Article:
by Shaun Knittel -
SGN Staff Writer
After publicly questioning the wisdom of Perry v. Schwarzenegger, the federal lawsuit challenging California's same-sex marriage ban, three Gay-friendly legal groups have asked to be a part of the case. The reception they got from the activists behind the case was essentially 'thanks, but no thanks.'
The three legal organizations, The American Civil Liberties Union, Lambda Legal and the National Center for Lesbian Rights submitted paperwork saying they want to represent Gay community groups in the proceeding. The newly formed political group funding the case, the American Foundation for Equal Rights, is opposing the request.
In a letter to the legal groups sent July 8, board President Chad Griffin said the show of solidarity was not needed since the same groups originally criticized a federal civil rights claim by saying it was premature.
"You have unrelentingly and unequivocally acted to undermine this case even before it was filed. Considering this, it is inconceivable that you would zealously and effectively litigate this case if you were successful in intervening," said Griffin. "Therefore, we will vigorously appose any notion to intervene."
Griffin explained that getting more lawyers involved would delay and unnecessarily complicate the proceeding. He did say, however, that the groups were welcome to continue participating as consultants.
U.S. District Court Judge Vaughn Walker has put the Proposition 8 challenge on a fast track to trial, but it is unclear when the judge would rule on the motion naming the three community groups as parties to the case.
The fallout from the California Supreme Court's ruling on Proposition 8 set off disagreements within the LGBT community over what strategy would be best for revising the measure; the American Foundation for Equal Rights found two high-profile lawyers, Ted Olson and David Boies, to take on the lawsuit. Immediately after the announcement of the federal lawsuit ACLU, Lambda, and NCLR criticized it by arguing that the way to strike down Proposition 8 was through California voters.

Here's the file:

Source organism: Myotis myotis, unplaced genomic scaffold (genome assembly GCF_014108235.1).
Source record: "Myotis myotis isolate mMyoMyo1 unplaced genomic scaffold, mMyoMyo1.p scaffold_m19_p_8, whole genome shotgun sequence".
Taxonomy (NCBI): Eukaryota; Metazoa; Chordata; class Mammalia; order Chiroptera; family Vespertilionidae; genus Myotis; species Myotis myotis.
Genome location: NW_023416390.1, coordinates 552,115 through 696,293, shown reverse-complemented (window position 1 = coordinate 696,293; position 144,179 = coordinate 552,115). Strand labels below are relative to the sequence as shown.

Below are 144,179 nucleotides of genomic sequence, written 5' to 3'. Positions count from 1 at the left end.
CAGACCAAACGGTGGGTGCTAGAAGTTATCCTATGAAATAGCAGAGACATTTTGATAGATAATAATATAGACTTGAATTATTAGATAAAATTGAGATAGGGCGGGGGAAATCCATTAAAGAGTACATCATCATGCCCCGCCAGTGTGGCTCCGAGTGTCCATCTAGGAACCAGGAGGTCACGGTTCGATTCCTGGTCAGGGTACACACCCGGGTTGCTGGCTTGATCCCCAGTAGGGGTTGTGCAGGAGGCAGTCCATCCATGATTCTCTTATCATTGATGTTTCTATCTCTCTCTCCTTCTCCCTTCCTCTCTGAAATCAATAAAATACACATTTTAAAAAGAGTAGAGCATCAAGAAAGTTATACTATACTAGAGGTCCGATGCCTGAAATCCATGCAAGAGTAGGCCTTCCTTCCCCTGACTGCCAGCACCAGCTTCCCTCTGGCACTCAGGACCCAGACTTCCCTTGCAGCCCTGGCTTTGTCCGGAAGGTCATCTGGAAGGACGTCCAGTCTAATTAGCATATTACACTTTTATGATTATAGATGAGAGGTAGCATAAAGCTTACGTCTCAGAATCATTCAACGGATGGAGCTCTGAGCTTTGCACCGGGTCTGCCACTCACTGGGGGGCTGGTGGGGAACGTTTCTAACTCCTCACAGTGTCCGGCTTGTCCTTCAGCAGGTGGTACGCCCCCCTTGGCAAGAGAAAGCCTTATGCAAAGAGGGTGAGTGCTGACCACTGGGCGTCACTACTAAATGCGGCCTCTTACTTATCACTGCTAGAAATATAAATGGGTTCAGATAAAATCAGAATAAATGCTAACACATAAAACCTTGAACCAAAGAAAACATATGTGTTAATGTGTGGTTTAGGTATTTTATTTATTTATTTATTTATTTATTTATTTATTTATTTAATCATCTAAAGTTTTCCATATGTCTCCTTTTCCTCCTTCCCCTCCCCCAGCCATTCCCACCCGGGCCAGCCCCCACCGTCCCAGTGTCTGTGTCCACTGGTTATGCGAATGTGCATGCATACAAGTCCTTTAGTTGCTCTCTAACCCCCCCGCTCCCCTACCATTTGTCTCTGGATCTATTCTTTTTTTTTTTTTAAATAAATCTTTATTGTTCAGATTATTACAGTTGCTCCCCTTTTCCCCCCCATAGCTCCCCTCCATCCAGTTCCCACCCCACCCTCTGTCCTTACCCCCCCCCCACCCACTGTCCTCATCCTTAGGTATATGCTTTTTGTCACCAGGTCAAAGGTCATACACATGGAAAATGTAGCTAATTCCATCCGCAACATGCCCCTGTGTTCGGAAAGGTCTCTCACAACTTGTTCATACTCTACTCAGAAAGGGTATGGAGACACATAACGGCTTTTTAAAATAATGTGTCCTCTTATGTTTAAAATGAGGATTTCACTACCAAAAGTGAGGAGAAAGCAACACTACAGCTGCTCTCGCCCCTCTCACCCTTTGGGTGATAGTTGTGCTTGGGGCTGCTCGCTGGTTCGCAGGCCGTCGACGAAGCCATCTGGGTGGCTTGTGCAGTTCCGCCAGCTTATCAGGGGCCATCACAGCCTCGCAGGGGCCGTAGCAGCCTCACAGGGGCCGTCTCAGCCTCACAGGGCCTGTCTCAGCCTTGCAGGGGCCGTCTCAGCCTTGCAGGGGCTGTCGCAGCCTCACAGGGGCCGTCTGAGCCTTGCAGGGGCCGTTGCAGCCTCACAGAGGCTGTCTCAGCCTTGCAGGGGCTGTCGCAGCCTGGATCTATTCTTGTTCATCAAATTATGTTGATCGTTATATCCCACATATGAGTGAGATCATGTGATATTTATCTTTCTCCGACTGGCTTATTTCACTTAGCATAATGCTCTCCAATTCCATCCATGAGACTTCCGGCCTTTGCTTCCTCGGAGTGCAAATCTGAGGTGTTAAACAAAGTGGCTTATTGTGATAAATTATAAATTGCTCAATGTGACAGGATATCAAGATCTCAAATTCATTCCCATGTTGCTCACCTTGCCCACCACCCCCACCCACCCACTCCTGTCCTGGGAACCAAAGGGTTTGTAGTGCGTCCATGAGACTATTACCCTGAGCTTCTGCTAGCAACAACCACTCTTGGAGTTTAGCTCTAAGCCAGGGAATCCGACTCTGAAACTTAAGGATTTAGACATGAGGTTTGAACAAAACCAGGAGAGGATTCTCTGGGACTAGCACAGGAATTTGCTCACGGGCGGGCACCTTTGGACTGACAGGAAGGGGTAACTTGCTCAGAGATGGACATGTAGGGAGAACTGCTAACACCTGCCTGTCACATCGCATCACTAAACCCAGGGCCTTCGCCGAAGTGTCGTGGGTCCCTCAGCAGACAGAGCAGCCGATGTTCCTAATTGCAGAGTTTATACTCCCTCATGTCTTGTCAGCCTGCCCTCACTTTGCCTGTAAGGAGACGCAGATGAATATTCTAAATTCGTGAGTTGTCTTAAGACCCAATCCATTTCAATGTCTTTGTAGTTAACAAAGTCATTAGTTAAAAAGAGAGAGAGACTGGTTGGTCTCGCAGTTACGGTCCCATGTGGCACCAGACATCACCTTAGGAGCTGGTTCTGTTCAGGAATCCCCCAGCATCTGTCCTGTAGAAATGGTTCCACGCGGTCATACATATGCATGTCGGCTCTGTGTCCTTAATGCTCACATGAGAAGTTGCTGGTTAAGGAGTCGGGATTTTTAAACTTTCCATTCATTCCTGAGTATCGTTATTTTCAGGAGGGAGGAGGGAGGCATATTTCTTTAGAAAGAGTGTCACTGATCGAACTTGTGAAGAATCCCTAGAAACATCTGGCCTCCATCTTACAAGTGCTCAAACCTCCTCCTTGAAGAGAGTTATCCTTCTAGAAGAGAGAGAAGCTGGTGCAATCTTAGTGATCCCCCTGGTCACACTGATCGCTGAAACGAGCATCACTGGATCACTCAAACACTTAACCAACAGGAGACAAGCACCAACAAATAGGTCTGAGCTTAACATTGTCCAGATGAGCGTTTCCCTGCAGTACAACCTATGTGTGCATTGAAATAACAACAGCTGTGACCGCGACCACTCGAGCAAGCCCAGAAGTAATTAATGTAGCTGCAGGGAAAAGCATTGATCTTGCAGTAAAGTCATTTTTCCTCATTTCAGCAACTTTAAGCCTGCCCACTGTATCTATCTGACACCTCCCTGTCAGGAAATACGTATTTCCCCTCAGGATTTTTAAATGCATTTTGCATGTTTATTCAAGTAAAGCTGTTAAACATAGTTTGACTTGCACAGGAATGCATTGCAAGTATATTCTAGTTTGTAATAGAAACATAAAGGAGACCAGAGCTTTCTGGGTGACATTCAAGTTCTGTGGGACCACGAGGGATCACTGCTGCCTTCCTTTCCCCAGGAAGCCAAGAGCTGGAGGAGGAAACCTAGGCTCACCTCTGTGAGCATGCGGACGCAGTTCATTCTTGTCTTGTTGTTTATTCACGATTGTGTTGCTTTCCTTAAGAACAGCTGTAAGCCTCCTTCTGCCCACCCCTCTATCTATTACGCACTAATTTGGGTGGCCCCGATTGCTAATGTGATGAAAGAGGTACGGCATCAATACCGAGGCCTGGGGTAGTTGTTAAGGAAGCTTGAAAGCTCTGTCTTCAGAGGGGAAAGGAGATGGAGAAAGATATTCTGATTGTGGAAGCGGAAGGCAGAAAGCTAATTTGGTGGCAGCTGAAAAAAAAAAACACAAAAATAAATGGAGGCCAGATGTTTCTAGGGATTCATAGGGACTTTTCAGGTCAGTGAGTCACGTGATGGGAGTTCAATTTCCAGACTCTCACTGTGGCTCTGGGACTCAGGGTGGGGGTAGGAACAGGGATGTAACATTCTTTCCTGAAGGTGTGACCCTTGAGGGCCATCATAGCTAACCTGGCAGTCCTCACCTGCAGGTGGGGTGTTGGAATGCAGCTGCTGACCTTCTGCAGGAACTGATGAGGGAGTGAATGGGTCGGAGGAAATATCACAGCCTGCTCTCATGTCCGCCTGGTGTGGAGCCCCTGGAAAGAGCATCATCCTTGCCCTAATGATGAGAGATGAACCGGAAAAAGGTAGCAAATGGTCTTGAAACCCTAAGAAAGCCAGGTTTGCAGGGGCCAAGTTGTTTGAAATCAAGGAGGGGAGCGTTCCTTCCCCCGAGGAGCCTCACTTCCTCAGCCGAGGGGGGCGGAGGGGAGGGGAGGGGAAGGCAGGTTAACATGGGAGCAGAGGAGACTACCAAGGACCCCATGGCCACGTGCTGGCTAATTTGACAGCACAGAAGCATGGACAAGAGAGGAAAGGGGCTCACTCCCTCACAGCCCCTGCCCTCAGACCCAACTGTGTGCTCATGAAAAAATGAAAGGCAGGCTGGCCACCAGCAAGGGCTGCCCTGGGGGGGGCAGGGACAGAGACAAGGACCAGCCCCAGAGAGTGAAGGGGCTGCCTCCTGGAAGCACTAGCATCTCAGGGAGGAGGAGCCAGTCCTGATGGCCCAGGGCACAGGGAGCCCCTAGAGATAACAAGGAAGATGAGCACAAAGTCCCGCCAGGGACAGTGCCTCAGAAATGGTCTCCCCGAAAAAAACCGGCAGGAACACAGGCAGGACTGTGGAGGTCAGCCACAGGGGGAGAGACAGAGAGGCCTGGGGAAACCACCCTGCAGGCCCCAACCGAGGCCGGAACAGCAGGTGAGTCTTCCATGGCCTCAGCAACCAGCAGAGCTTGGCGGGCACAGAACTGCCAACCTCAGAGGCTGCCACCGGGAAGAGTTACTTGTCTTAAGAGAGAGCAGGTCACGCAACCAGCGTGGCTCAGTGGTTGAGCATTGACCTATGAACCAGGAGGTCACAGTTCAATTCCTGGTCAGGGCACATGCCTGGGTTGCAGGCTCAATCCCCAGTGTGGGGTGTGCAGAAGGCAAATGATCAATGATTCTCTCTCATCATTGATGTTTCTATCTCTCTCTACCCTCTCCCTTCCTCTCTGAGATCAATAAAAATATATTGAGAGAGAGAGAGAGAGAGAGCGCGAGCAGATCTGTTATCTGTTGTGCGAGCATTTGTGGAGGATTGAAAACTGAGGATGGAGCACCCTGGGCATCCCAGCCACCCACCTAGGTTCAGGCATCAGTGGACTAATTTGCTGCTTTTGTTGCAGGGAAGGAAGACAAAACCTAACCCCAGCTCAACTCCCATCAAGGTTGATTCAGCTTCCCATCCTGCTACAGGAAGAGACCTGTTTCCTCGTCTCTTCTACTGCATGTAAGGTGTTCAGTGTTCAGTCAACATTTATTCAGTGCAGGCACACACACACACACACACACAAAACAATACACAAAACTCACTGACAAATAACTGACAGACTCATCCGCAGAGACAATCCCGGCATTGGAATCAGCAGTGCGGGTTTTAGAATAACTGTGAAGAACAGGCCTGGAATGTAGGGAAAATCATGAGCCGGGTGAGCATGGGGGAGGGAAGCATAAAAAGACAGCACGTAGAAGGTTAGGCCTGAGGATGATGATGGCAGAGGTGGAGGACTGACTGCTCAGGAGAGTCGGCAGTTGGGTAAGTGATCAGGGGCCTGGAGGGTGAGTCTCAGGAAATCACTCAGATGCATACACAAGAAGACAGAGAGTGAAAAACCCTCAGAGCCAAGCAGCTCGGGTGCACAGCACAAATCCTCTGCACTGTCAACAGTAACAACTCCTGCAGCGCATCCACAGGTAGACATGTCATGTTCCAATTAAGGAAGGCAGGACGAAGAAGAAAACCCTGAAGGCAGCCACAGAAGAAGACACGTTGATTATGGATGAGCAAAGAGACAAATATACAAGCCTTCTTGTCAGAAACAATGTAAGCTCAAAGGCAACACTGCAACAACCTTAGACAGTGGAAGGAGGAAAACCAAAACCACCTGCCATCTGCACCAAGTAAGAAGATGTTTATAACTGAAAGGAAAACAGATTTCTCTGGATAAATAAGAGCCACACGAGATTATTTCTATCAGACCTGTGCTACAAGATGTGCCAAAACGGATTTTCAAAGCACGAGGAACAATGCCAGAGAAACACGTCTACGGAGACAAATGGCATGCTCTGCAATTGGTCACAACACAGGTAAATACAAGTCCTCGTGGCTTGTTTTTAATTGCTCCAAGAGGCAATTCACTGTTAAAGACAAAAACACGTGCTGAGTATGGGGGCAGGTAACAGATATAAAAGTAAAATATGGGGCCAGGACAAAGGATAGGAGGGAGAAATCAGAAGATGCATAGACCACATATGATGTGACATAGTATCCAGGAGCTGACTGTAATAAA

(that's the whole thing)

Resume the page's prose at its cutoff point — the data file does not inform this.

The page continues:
Larry Kramer, a playwright, author, public health advocate and LGBT rights activist, sent a scathing letter to the three organizations, imploring them to not interfere with the case. Kramer, who founded ACT UP and has over 30 years of experience in the Gay movement, shot right to the point, telling the groups "you will only botch up what [Olsen and Boies] are trying to achieve."
Kramer said the three legal organizations were "behaving in the worst possible bitchy way." He asked them, "Keep your noses out of it, will you please?"
Jennifer Pizer, Lambda Legal's national marriage director, disagrees, saying the organization's full participation is vital.
"We think it will be very helpful to Judge Walker and the ultimate resolution of the questions in the case for the litigation to have the benefit of the presence of the community in all its diversity," she said.
The three legal organizations are the same ones that have long led the effort to legalize same-sex marriage in California.
Still, Griffin protests any interference by the ACLU, Lambda, or NCLR, telling them, "Given our willingness to collaborate with you, and your efforts to undercut this case, we were surprised and disappointed when we became aware of your desire to intervene."
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